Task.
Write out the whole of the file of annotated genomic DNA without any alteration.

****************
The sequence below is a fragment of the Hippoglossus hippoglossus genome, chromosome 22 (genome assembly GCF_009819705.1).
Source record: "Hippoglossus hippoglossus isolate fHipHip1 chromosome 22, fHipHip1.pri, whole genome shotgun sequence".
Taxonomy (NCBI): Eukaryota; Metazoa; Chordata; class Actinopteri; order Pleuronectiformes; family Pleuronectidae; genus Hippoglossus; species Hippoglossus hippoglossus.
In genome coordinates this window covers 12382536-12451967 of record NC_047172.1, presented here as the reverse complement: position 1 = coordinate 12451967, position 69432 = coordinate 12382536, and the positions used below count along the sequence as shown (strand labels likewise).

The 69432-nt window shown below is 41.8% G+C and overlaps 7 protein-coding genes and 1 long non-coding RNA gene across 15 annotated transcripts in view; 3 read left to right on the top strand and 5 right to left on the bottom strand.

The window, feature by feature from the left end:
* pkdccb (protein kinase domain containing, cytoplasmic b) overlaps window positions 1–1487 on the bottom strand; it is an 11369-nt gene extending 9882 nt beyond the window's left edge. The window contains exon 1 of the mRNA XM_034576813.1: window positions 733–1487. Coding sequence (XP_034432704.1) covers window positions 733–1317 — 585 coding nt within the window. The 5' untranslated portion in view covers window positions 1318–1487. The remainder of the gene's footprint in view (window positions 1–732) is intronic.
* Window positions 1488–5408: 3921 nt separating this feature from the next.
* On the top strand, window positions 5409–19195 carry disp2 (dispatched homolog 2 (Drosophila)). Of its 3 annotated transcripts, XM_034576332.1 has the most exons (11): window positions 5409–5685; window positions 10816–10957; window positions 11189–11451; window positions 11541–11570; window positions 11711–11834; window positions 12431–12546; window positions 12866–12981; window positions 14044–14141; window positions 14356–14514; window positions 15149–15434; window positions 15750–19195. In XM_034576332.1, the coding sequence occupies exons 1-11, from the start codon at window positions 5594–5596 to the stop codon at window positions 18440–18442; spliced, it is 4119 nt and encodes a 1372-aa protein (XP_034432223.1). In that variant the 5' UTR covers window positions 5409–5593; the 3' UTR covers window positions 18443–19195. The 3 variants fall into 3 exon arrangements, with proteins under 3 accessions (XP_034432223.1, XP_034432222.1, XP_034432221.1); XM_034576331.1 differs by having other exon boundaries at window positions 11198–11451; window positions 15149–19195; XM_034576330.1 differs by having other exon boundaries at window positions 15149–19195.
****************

The sequence below is a fragment of the Hippoglossus hippoglossus genome, chromosome 22 (genome assembly GCF_009819705.1).
Source record: "Hippoglossus hippoglossus isolate fHipHip1 chromosome 22, fHipHip1.pri, whole genome shotgun sequence".
Taxonomy (NCBI): Eukaryota; Metazoa; Chordata; class Actinopteri; order Pleuronectiformes; family Pleuronectidae; genus Hippoglossus; species Hippoglossus hippoglossus.
In genome coordinates this window covers 12382536-12451967 of record NC_047172.1, presented here as the reverse complement: position 1 = coordinate 12451967, position 69432 = coordinate 12382536, and the positions used below count along the sequence as shown (strand labels likewise).

The 69432-nt window shown below is 41.8% G+C and overlaps 7 protein-coding genes and 1 long non-coding RNA gene across 15 annotated transcripts in view; 3 read left to right on the top strand and 5 right to left on the bottom strand.

The window, feature by feature from the left end:
* pkdccb (protein kinase domain containing, cytoplasmic b) overlaps window positions 1–1487 on the bottom strand; it is an 11369-nt gene extending 9882 nt beyond the window's left edge. The window contains exon 1 of the mRNA XM_034576813.1: window positions 733–1487. Coding sequence (XP_034432704.1) covers window positions 733–1317 — 585 coding nt within the window. The 5' untranslated portion in view covers window positions 1318–1487. The remainder of the gene's footprint in view (window positions 1–732) is intronic.
* Window positions 1488–5408: 3921 nt separating this feature from the next.
* On the top strand, window positions 5409–19195 carry disp2 (dispatched homolog 2 (Drosophila)). Of its 3 annotated transcripts, XM_034576332.1 has the most exons (11): window positions 5409–5685; window positions 10816–10957; window positions 11189–11451; window positions 11541–11570; window positions 11711–11834; window positions 12431–12546; window positions 12866–12981; window positions 14044–14141; window positions 14356–14514; window positions 15149–15434; window positions 15750–19195. In XM_034576332.1, the coding sequence occupies exons 1-11, from the start codon at window positions 5594–5596 to the stop codon at window positions 18440–18442; spliced, it is 4119 nt and encodes a 1372-aa protein (XP_034432223.1). In that variant the 5' UTR covers window positions 5409–5593; the 3' UTR covers window positions 18443–19195. The 3 variants fall into 3 exon arrangements, with proteins under 3 accessions (XP_034432223.1, XP_034432222.1, XP_034432221.1); XM_034576331.1 differs by having other exon boundaries at window positions 11198–11451; window positions 15149–19195; XM_034576330.1 differs by having other exon boundaries at window positions 15149–19195.